Justice Amy Coney Barrett asked Green whether the government could “take a shot” at proving Fischer did try to obstruct the delivery of Electoral College certificates if the court agreed with his reading of the statute. Green responded that the government could not, because “[a]ttempting to stop a vote count … is a very different act than actually changing a document or altering a document.”

Justice Samuel Alito observed that the statute could be read broadly, and that such a reading might be “more straightforward,” but that a narrower reading was possible.

Although the justices peppered Green with questions, they appeared more skeptical of the government’s broad reading of Section 1512(c)(2).

Chief Justice John Roberts pointed out that last week, the court announced in another decision that a general term in a statute is defined by more specific terms. Here, he added, “otherwise” is a general phrase and is preceded by a list of specific acts. Thus, applying that logic, subsection (c)(2) would seem to prohibit acts that achieved the same result as altering or destroying documents.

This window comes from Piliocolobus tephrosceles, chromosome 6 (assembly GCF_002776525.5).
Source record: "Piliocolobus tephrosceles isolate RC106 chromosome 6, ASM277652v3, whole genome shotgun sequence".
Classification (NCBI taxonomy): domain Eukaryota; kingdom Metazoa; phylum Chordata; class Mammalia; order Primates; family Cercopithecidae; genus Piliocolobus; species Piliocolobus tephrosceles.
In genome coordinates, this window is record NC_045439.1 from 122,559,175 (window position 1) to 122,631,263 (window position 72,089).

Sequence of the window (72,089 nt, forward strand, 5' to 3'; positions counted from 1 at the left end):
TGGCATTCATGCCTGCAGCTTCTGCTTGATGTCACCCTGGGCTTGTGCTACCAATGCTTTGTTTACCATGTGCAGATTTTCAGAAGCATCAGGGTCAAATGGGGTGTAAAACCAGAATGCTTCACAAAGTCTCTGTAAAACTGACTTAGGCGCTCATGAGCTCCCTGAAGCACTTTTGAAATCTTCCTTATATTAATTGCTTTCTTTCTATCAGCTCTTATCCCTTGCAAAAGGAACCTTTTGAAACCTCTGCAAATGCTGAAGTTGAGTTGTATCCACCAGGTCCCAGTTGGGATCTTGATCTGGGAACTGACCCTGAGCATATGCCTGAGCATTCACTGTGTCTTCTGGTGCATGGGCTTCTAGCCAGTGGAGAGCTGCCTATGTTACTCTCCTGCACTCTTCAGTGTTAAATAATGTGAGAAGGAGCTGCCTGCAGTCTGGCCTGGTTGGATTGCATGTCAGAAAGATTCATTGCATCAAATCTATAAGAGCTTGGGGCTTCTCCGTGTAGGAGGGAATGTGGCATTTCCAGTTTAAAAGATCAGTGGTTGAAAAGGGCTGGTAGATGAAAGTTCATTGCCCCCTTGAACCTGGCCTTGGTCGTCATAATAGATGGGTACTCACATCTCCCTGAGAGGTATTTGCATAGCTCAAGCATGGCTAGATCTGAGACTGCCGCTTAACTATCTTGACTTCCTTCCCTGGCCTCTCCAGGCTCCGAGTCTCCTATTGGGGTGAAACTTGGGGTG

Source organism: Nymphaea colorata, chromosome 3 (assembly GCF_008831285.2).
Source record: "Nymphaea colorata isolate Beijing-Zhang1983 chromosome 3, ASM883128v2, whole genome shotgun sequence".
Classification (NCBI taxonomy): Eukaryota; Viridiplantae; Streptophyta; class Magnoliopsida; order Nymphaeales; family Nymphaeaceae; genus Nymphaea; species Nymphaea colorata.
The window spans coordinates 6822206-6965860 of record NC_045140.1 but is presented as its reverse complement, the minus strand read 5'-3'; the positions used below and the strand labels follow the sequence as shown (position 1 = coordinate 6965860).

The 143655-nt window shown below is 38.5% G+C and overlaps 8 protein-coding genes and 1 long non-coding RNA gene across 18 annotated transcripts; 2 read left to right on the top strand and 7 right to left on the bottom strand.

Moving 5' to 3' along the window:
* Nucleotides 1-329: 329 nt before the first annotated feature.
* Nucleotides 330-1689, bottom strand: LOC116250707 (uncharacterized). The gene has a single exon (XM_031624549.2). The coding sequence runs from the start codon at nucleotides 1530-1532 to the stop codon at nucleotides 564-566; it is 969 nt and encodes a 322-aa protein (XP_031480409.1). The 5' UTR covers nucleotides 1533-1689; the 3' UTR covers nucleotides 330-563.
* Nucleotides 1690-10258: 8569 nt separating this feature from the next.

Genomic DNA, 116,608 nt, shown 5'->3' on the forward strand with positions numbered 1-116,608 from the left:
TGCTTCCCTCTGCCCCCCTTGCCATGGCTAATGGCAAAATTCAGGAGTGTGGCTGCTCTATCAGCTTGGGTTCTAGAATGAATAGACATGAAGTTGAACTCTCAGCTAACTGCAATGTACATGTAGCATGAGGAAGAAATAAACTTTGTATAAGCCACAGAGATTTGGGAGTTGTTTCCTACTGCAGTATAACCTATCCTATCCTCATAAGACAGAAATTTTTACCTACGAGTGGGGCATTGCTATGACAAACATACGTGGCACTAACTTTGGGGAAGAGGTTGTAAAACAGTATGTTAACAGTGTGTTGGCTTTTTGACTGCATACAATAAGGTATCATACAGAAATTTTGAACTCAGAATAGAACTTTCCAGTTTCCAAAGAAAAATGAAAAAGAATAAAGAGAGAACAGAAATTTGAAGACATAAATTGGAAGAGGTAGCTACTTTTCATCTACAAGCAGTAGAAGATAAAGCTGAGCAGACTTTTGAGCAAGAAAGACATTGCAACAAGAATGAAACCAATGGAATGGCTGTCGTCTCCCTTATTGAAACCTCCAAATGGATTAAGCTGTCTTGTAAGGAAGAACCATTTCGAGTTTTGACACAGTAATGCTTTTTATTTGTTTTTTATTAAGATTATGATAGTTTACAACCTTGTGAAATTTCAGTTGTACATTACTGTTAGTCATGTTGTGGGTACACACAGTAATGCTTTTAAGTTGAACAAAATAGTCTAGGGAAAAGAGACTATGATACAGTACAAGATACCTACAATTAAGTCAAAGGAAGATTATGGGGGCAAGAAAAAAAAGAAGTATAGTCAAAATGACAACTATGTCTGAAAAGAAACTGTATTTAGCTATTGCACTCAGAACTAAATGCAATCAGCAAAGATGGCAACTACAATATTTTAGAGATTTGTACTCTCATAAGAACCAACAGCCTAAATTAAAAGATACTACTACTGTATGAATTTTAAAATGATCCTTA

Justice Neil Gorsuch asked whether outbursts that required the court to reconvene or pulling a fire alarm that required a congressional vote to be rescheduled were federal felonies subject to 20 years in prison under the government’s interpretation of Section 1512(c). Prelogar responded that to the extent those hypotheticals focused on peaceful protests, it was not clear that the government would be able to prove that the protesters had the statutorily required “corrupt intent.”

When pressed by Gorsuch whether a peaceful protest that obstructed an official proceeding would be covered by the statute, the solicitor general again emphasized that finding the required intent would be a “high bar.” She conceded, however, that if the required intent and knowledge were present, then such conduct would violate Section 1512(c)(2) under her reading.

Alito, piggybacking on Gorsuch’s hypotheticals, asked whether protesters standing up and disrupting the court’s proceedings would violate Section 1512(c)(2). The solicitor general stated that “minimal” interferences would not be covered.

At the end of the day, enough justices appeared ready to read the Section 1512(c)(2) narrowly. But even if Fischer wins decisively, he and other Jan. 6 defendants will still face other charges, and their cases will be far from over.

Fischer’s case could affect special counsel Jack Smith’s prosecution of Trump, however. Smith has charged Trump with obstructing and impeding the electoral vote certification in violation of Section 1512(c)(2). A ruling that Section 1512(c)(2) is limited to obstructions of investigations, for instance, could make Smith’s efforts to convict the former president under that statute much harder, if not impossible.

Editor’s note: This article has been updated to correct the timing of the enactment of the specific statute intended to prohibit tampering with evidence to be used in an official proceeding.